Dismantling of AR-15 includes prayer for 'end to violence'
The Rev. Jeremy Lucas spent $3,000 to buy 150 raffle tickets in a softball team raffle, which offered the AR-15 rifle as a prize.
A small group of parishioners gathered under canopies pitched in the Christ Church Episcopal Parish parking lot in Lake Oswego on Friday to watch "the destruction of a weapon" and to pray "for an end to violence, for peace on Earth."
With scripture, songs and prayers, the group witnessed the dismantling of the AR-15 rifle that the Rev. Jeremy Lucas had won earlier this year in a raffle sponsored by a Gresham softball team. On hand to help destroy the weapon was Mike Martin from RAWtools, a Colorado Springs-based Christian organization that repurposes weapons into hand tools.
Using a circular saw with a special blade, Martin and Lucas cut the weapon into several pieces and then forged the pieces into garden implements.
"We've destroyed dozens of guns or parts of guns," Martin said. "Some people have willingly given up their guns; some are confiscated by police. But 90–plus percent of the guns we disable are donated by individuals."
An Anabaptist, Martin said it has been his ministry to disable weapons for the past four years, starting soon after the shootings at Sandy Hook Elementary School on Dec. 14, 2012, in Newtown, Conn. A lone gunman killed his own mother and then shot and killed 20 Sandy Hook students (all 6 or 7 years old) and six teachers before committing suicide. One of the three firearms the shooter used in the attack was an AR-15.
"We take harmful weapons and turn them into positives," Martin said. "Our prayers become actions."
For most of the crowd, it was the first time actually seeing an AR-15 up close.
"I've never seen one before," said Susie Coffman, Christ Church's director of Christian education. "It made me very uncomfortable, even though I knew it wasn't loaded and that we were seeing it being cut into pieces."
In July, Lucas spent $3,000 from a church discretionary fund and member donations to buy 150 raffle tickets in the District 2 Big League Softball Team raffle, which offered the AR-15 rifle as a prize. At the time, he said he had two goals: to help the girls team get to a California tournament, and to take the weapon out of circulation.
Lucas won, and he told The Review at the time that he planned to transform the assault rifle into a piece or pieces of art.
"It's a small, symbolic act," he said in July. "There are millions of guns, I know that. But this gun will never be used to kill kids in schools, kill people in a movie theater, kill people at an office party or at any other place of mass shootings. This gun will never be found by a child who accidently shoots a friend. ... It will never be stolen and used to commit a crime or used to threaten a family in a domestic violence situation.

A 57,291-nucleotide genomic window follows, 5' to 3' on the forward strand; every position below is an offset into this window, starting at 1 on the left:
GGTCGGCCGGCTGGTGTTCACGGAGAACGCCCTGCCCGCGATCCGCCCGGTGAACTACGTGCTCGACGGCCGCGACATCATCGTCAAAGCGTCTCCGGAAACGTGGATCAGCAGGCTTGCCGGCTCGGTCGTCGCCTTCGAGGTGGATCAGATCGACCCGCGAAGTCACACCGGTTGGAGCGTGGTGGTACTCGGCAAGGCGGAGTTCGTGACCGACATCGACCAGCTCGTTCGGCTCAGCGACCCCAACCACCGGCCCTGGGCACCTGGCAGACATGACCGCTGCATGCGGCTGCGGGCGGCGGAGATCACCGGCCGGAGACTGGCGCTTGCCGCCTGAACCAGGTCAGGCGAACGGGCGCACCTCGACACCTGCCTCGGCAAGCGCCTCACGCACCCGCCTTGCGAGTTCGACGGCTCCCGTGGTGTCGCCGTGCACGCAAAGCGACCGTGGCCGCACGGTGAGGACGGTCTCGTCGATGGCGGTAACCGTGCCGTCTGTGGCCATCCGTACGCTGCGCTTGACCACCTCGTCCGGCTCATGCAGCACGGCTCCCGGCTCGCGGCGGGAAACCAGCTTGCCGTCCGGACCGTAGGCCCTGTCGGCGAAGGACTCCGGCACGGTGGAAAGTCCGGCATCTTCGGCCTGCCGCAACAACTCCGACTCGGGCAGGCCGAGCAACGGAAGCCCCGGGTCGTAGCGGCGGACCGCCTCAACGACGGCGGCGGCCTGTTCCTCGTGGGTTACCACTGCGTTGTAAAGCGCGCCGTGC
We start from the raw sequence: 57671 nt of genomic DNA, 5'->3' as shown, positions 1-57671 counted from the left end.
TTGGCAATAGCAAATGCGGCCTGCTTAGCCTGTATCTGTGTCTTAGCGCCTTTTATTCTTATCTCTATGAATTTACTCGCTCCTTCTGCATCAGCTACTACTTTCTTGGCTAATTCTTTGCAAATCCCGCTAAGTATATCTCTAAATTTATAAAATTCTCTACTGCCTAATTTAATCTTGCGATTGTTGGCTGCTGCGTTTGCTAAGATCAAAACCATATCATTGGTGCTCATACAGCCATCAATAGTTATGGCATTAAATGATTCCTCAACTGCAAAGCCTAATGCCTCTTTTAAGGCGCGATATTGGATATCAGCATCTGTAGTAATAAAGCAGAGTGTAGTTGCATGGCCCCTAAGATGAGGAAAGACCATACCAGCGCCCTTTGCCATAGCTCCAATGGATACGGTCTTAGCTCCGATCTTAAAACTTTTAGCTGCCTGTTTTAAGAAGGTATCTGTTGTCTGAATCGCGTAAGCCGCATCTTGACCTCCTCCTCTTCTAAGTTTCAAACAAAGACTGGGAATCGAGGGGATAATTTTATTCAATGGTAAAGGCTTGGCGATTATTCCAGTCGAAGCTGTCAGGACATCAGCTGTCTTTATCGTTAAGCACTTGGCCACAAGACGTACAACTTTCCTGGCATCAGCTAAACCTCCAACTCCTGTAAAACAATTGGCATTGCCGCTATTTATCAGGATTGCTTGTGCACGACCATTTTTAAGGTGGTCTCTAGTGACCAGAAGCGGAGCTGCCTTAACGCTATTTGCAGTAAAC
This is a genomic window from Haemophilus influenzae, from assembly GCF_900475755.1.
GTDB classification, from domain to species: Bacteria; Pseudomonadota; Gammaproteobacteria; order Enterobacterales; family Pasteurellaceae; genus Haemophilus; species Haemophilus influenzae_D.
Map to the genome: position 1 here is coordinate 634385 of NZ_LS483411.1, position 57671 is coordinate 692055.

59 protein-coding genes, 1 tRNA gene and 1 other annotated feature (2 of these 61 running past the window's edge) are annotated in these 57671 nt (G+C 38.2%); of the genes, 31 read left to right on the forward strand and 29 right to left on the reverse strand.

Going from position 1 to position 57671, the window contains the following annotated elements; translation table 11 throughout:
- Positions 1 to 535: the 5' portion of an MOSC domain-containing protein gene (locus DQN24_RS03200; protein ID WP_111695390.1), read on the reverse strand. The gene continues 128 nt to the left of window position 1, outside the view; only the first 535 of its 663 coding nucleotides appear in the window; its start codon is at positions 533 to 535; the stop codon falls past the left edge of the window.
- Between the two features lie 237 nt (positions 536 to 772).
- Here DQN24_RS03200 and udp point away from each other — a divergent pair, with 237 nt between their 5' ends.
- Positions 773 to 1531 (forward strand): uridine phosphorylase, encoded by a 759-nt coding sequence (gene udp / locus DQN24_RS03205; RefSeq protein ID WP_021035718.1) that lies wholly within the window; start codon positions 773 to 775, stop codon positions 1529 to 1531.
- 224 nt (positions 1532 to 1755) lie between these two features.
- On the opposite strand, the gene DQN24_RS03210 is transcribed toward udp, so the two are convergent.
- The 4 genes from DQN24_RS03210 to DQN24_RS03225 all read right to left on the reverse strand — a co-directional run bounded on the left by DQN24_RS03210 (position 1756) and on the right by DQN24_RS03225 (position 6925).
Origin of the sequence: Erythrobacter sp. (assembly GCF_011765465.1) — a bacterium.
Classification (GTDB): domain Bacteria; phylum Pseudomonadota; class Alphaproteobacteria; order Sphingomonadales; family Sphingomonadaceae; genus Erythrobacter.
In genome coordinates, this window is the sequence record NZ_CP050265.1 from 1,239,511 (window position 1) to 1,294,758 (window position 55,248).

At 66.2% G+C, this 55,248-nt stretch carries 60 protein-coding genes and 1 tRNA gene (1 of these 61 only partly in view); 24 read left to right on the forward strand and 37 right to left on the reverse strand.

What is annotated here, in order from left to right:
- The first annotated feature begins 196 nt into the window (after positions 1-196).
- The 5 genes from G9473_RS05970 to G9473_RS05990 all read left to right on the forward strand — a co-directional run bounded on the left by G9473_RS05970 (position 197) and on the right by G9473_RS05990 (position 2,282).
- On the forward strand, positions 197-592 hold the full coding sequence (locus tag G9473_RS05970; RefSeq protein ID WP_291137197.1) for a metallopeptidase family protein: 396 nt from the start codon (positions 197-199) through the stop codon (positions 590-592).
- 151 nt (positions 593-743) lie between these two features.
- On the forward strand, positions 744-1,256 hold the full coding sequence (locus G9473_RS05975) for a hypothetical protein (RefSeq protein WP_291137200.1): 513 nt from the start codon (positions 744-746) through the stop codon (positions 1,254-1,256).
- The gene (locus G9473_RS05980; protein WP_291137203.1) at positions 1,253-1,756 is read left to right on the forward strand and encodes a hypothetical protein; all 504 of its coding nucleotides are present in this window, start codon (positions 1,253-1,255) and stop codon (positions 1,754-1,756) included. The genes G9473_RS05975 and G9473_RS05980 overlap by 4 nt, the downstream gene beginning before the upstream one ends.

"If I had the chance for $3,000 to keep any of these things from happening — even one time — I'd do it again in a second," he said.
Lucas's handling of the AR-15 after the raffle nearly got him into legal trouble when it was reported that he transferred possession of the weapon to a parishioner for safe-keeping, possibly in violation of a state gun law enacted in 2015. But after an investigation by the Oregon State Police, the Clackamas County District Attorney's Office determined that there was insufficient evidence to prove that a crime had been committed and announced that no charges would be filed.
Lucas told The Review on Friday that he will travel to Washington, D.C., next week to participate in the National Vigil for All Victims of Gun Violence, an interfaith vigil taking place Dec. 14 at St. Mark's Episcopal Church on the fourth anniversary of the Sandy Hook shootings.
While he's there, Lucas said, he will present one of Martin's garden tools to Newtown residents.
Since the shooting in 2012, an estimated 120,000 people have died from gunfire in the United States and another 300,000 have been wounded, sponsors of the vigil say. St. Mark's — along with the Newtown Foundation, Faiths United to Prevent Gun Violence, States United to Prevent Gun Violence, the Brady Campaign to Prevent Gun Violence and Organizing for Action — is bringing families of victims and survivors of gun violence from Newtown and around the country to Washington, D.C., for the vigil.
"This isn't about politics," Lucas said. "It's an expression of faith. There needs to be less violence, more peace and love. It's a symbolic gesture. We need to keep working on this. We will make a difference."
Christ Church Episcopal Church will hold a Gun Violence Prevention Sabbath in Lake Oswego at 10 a.m. on Dec. 18. All are welcome to attend the service at the church, which is located at 1060 Chandler Road.